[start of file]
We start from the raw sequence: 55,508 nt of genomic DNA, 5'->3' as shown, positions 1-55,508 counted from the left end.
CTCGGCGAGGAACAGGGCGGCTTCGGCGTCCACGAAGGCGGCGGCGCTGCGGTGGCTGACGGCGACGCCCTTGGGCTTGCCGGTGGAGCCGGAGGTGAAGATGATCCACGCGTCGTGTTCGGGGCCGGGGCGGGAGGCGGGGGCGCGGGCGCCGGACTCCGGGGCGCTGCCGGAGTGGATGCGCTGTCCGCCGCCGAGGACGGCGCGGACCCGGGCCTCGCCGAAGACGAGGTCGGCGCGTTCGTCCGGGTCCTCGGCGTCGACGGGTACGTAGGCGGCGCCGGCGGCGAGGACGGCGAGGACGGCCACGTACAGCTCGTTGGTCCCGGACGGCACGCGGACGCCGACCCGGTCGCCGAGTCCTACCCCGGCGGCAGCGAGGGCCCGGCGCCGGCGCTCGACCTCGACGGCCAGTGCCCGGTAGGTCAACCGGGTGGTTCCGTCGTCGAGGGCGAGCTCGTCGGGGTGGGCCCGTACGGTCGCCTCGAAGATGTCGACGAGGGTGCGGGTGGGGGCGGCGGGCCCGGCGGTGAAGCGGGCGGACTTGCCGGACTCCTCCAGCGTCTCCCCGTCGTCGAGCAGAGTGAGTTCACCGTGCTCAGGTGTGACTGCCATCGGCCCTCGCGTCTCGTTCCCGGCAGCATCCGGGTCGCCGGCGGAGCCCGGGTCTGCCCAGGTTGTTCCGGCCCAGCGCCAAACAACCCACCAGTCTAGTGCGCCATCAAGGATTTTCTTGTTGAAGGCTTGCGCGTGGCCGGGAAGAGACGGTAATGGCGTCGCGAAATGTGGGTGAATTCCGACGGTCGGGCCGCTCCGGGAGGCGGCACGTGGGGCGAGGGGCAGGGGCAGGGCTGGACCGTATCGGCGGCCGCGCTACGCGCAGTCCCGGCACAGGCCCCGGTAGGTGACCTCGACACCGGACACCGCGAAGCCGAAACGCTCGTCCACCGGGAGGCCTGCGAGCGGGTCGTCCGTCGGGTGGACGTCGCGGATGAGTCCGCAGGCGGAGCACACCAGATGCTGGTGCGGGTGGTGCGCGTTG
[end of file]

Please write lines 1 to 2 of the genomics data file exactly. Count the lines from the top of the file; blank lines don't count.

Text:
We start from the raw sequence: 55,508 nt of genomic DNA, 5'->3' as shown, positions 1-55,508 counted from the left end.
CTCGGCGAGGAACAGGGCGGCTTCGGCGTCCACGAAGGCGGCGGCGCTGCGGTGGCTGACGGCGACGCCCTTGGGCTTGCCGGTGGAGCCGGAGGTGAAGATGATCCACGCGTCGTGTTCGGGGCCGGGGCGGGAGGCGGGGGCGCGGGCGCCGGACTCCGGGGCGCTGCCGGAGTGGATGCGCTGTCCGCCGCCGAGGACGGCGCGGACCCGGGCCTCGCCGAAGACGAGGTCGGCGCGTTCGTCCGGGTCCTCGGCGTCGACGGGTACGTAGGCGGCGCCGGCGGCGAGGACGGCGAGGACGGCCACGTACAGCTCGTTGGTCCCGGACGGCACGCGGACGCCGACCCGGTCGCCGAGTCCTACCCCGGCGGCAGCGAGGGCCCGGCGCCGGCGCTCGACCTCGACGGCCAGTGCCCGGTAGGTCAACCGGGTGGTTCCGTCGTCGAGGGCGAGCTCGTCGGGGTGGGCCCGTACGGTCGCCTCGAAGATGTCGACGAGGGTGCGGGTGGGGGCGGCGGGCCCGGCGGTGAAGCGGGCGGACTTGCCGGACTCCTCCAGCGTCTCCCCGTCGTCGAGCAGAGTGAGTTCACCGTGCTCAGGTGTGACTGCCATCGGCCCTCGCGTCTCGTTCCCGGCAGCATCCGGGTCGCCGGCGGAGCCCGGGTCTGCCCAGGTTGTTCCGGCCCAGCGCCAAACAACCCACCAGTCTAGTGCGCCATCAAGGATTTTCTTGTTGAAGGCTTGCGCGTGGCCGGGAAGAGACGGTAATGGCGTCGCGAAATGTGGGTGAATTCCGACGGTCGGGCCGCTCCGGGAGGCGGCACGTGGGGCGAGGGGCAGGGGCAGGGCTGGACCGTATCGGCGGCCGCGCTACGCGCAGTCCCGGCACAGGCCCCGGTAGGTGACCTCGACACCGGACACCGCGAAGCCGAAACGCTCGTCCACCGGGAGGCCTGCGAGCGGGTCGTCCGTCGGGTGGACGTCGCGGATGAGTCCGCAGGCGGAGCACACCAGATGCTGGTGCGGGTGGTGCGCGTTG